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The Engineering Division administers an annual program to repair and maintain City streets. Staff utilizes a computerized Pavement Management System (PMS) that is used to inventory city streets, categorize their current and future condition, and produce budget projections for short and long-term repair programs. The PMS, in conjunction with Engineering staff field reviews, is utilized to produce the yearly resurfacing list. The list is then modified and tailored for actual field conditions, and to fit within the City's resurfacing budget, which averages about $3,000,000 per year. The Resurfacing Program is divided into two main procedures, Overlays and Slurry Seals.
What They Are
The term "overlay" refers to the application of a layer of hot asphalt concrete (a.c.) to the surface of an existing street. Overlays are generally from 1-1/2 to 3 inches in depth, and must be rolled and compacted upon placement. A slurry seal differs from an overlay in that only a thin liquidy layer of asphaltic material and fine aggregate is placed onto the existing street surface. Only about 1/4 to 3/8 inch thick, the slurry mix is "squeegeed" onto the existing street surface. In both cases, the new material is carefully placed and allowed to cure prior to allowing use by public traffic.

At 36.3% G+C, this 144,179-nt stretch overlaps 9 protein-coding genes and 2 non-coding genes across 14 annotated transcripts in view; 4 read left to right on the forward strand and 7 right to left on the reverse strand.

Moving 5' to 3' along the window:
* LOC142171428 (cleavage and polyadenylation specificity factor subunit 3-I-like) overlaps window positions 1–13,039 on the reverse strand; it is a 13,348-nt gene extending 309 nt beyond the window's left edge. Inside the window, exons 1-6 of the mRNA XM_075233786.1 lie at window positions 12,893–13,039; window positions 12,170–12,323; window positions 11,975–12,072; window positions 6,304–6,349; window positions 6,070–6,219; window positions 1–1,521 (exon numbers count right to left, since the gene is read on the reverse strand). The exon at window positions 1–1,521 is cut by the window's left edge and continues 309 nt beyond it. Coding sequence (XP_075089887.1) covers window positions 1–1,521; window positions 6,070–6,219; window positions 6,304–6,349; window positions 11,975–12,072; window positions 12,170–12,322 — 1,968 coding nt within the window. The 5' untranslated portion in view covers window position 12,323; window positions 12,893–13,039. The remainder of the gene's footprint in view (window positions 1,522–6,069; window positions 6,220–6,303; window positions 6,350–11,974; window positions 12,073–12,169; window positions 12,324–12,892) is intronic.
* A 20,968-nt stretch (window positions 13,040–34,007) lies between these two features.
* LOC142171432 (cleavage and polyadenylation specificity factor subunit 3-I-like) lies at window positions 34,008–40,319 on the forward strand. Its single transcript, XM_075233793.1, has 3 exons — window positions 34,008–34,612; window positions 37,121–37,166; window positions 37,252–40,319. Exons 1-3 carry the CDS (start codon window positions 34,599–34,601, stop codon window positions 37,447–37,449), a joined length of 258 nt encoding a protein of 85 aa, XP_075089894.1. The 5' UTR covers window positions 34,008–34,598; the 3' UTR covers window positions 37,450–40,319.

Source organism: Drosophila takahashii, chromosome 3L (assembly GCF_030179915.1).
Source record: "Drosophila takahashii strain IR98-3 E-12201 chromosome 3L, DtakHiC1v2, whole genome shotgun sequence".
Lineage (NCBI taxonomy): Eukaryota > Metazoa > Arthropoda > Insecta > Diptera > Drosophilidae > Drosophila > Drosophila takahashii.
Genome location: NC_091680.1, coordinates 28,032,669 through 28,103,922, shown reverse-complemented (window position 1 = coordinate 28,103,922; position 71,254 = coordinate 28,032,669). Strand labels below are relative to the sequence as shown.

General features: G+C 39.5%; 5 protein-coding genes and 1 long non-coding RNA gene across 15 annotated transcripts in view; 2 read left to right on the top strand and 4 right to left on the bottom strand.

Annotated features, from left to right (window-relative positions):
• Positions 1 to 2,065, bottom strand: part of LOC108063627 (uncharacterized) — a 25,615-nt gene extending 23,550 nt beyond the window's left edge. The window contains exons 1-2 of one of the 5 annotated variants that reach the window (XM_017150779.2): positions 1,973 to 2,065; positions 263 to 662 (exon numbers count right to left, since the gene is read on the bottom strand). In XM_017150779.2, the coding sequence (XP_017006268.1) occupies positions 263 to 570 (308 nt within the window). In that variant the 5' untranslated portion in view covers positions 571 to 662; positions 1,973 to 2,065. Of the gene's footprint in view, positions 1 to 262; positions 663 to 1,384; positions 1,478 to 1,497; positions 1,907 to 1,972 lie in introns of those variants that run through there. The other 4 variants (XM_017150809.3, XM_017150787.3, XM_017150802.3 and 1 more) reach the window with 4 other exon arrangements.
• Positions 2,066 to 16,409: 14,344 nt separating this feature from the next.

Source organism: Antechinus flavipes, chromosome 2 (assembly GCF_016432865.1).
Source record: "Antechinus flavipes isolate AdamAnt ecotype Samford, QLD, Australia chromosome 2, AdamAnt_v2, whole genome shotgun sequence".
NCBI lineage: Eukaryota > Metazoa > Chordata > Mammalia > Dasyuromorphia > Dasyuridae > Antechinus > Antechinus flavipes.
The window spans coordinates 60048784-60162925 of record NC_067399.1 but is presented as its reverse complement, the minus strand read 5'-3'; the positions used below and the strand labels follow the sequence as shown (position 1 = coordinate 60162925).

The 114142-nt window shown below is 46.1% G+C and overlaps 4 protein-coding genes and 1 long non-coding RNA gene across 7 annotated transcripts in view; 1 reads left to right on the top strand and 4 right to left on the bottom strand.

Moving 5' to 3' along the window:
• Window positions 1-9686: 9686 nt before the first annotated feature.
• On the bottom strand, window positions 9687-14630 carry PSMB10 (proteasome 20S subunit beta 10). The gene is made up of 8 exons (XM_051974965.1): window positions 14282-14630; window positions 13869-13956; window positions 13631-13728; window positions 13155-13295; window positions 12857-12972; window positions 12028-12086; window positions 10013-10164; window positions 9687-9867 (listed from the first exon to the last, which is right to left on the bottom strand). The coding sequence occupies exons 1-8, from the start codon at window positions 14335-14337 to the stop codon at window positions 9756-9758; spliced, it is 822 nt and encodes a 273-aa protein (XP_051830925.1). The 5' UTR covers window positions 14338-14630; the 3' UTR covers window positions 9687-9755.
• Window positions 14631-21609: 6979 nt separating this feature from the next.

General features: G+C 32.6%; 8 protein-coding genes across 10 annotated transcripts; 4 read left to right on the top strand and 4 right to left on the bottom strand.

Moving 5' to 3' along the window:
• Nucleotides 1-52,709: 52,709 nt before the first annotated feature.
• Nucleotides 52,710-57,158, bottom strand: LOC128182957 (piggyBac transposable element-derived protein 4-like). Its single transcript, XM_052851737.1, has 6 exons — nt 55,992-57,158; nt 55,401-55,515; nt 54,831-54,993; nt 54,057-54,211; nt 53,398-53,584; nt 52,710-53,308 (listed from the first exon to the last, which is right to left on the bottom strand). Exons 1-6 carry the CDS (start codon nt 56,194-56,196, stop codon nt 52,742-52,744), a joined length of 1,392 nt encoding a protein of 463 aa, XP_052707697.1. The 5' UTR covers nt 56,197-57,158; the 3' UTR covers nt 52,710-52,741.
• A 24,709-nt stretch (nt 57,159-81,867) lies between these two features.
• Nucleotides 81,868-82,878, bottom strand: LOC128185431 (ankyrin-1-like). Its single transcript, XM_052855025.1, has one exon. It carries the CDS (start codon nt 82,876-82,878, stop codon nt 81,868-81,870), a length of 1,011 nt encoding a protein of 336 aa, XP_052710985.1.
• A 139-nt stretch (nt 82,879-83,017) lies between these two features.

What They Do
The application of hot mix a.c. actually thickens the existing street, giving it additional structural strength. Overlays are used to repair streets that are already in a state of deterioration, and are sometimes combined with grinding or pulverization of the existing street material, depending on the condition of the street. They vary in cost from $1.50 to $2.00 per square foot. The slurry seal is used on streets that are still in "good" shape, that is, with little or no cracking, rutting or structural failure. A slurry seal is a more preventative measure and is much less costly than an overlay (only around 15 cents per square foot). This treatment effectively extends the life of the pavement by sealing small surface cracks against water intrusion, and can postpone the need for resurfacing or other structural repairs by as much as five to seven years
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